5 Reasons Why Your Employees Hate Their Jobs

5 Reasons Why Your Employees Hate Their Jobs

According to Gallup research – roughly 70% of employees are unhappy.  For those of you at home who are keeping track – that means only 3 out of every 10 employees are happy with their job.

I’m no mathematician but those are not good odds.

When your employees are unhappy – your customers are likely unhappy, too.  It’s an endless cycle that repeats itself over and over – costing you unnecessary expenses in recruiting and customer acquisition costs.

There could be plenty of reasons why your employees are unhappy – though the best way to know for sure is to actually ASK them. Through our own work with our clients, we have also experienced plenty of what employees want (or don’t want).

If your employees are unhappy (and hate their jobs) – here are the most likely reasons why (and if you know the reasons you can take actions to do something about it.)

No clear career path

The vast majority of employees want more than just a job.  They want to see how their work impacts the overall mission of the organization – how what they are doing is helping the organization achieve its goals.  That’s what creates an engaged work force – and engaged employees (usually) don’t hate their jobs. Employees being able to clearly understand the employee value proposition –  what’s in it for them – is a key factor to engagement.  So share your strategy and goals.  Map out potential career path options for your employees to contribute to reaching those goals.  If you want them to be happy then show them they are needed and show them you value their expertise and contributions.

You have a toxic culture

If you have a culture that ‘eats their own’ then many will run for the nearest exit before being digested! Culture is how work gets done around here. If getting work done around here involves having to fight a constant battle or makes employees feel like they are beating their head against a wall in frustration – then you have a toxic culture.  Toxic cultures are negative, gloomy, and depressing. They bring down engagement and productivity. They bring down successful organizations. If you’re a leader and you have a toxic culture – then it is toxic because you played a role in making it toxic.  So, own it and course correct, play a role in creating a high performing culture instead. You can read more here – but if you want to be successful it starts with an honest, positive, and constructive constructive culture – not a toxic one.

Limited work/life balance

Employees have lives – it ain’t just all about you (the business.) You want them to hate their jobs, well then, ignore work life balance at your own peril. Unless your organization functions on rigid time structures – such as medical facilities, service industries, etc where service and success is dependent on having enough staff in the right places at the exact right times to service customers – then having ‘core hours’ or expecting employees to work insane overtime is really not necessary – who cares as long as the work gets done and the customer is happy!  What is this – 1999? We’ve got technology to enable flexibility and balance and still meet customer needs. Employees want a true work/life balance. Actually, they expect it. Particularly Millennials! So be flexible, you’ll often find employees will provide the same courtesy, to you and your customers.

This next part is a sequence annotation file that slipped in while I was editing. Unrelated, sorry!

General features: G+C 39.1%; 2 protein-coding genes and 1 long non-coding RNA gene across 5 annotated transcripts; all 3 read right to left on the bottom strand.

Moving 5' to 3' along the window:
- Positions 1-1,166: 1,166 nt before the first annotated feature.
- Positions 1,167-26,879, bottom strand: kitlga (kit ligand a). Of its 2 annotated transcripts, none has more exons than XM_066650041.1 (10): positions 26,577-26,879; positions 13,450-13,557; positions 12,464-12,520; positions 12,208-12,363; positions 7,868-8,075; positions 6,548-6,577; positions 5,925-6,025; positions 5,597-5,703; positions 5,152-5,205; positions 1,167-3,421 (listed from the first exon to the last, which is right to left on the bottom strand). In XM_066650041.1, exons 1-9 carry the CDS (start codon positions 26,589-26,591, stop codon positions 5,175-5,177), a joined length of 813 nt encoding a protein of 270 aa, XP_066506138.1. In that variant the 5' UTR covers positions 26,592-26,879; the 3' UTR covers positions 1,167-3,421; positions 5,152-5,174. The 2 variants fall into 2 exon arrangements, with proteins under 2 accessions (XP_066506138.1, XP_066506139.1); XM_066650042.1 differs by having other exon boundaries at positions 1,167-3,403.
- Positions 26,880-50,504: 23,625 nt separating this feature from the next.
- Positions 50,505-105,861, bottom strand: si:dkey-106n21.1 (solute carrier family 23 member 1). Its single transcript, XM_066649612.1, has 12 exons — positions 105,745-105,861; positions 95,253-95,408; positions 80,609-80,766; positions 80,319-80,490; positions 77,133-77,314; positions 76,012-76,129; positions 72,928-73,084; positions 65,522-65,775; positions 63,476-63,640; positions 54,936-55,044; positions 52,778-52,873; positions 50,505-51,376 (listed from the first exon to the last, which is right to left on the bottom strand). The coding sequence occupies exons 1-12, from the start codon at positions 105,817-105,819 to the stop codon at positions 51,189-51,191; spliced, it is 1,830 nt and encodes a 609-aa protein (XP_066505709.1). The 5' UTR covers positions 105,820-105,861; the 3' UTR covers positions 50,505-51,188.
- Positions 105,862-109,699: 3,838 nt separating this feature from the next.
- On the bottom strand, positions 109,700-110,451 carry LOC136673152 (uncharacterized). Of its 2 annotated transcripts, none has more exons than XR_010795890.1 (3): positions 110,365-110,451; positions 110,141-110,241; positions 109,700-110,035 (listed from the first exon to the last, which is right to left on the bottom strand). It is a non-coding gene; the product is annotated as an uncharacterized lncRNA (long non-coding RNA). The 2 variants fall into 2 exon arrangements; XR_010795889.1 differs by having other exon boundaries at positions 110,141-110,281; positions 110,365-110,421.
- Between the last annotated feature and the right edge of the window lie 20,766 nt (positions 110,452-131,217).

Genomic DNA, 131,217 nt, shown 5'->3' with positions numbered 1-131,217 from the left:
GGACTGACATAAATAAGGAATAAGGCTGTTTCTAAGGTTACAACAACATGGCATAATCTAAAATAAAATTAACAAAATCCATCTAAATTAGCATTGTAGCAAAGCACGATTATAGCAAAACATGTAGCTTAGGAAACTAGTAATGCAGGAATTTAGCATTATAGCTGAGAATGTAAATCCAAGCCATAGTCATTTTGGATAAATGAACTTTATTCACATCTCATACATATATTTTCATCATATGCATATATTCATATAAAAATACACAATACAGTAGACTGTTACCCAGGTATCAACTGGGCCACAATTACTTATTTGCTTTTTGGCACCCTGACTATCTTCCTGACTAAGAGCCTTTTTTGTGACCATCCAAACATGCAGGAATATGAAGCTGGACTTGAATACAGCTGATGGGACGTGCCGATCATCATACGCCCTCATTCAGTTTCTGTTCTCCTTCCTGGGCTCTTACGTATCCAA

They don’t like their boss

Late in 2015 – we surveyed our readers and asked why they were looking for a new job.  65% said bad leadership was the #1 reason.  We’ve all been there. We hate our boss or our supervisor so we hate coming to work. We hate coming to work so we perform the bare minimum until we can find a new job. Not good for service delivery and customer satisfaction.  If employees don’t like and trust their management, then they’re likely buying time until they can make a quick exit.  It’s ok, though – you can improve. Focus on relationships. Focus on trust.  You can read more here – but for starters good leaders open lines of communication, they recognize, fix process issues, and lead by example.

They don’t feel appreciated

I’ve said it before and I’ll say it again – recognize, recognize, recognize!  Employee to employer relationships are just like personal ones. You get what you give. If people feel the relationship is unbalanced or one sided, well, then usually break it off.  People have a fundamental human need to feel valued, heard, and appreciated – particularly when they feel they’ve done a great job. If you’re not sure how to recognize for a job well done – ASK your employees. Give those who deserve it the rewards and recognition they want.

If you take away anything from this article – let it be this.  The average cost to replace an employee is 1.5 times their annual salary.  If 70% of your employees are looking for work elsewhere – then you’re about to have a really expensive problem on your hands.

Don’t make them hate coming to work!

If you’re concerned over how to tame high-turnover or how to retain and engage your current workforce – reach out to us.  We’d be happy to provide you with a complimentary consultation on how you can achieve success through people.

About Scott Span, MSOD: is CEO & Lead Consultant of Tolero Solutions – an Organizational Effectiveness & Strategy firm.  He helps clients in achieving success through people, creating organizations that are more responsive, productive and profitable. Organizations where people enjoy working and customers enjoy doing business. 

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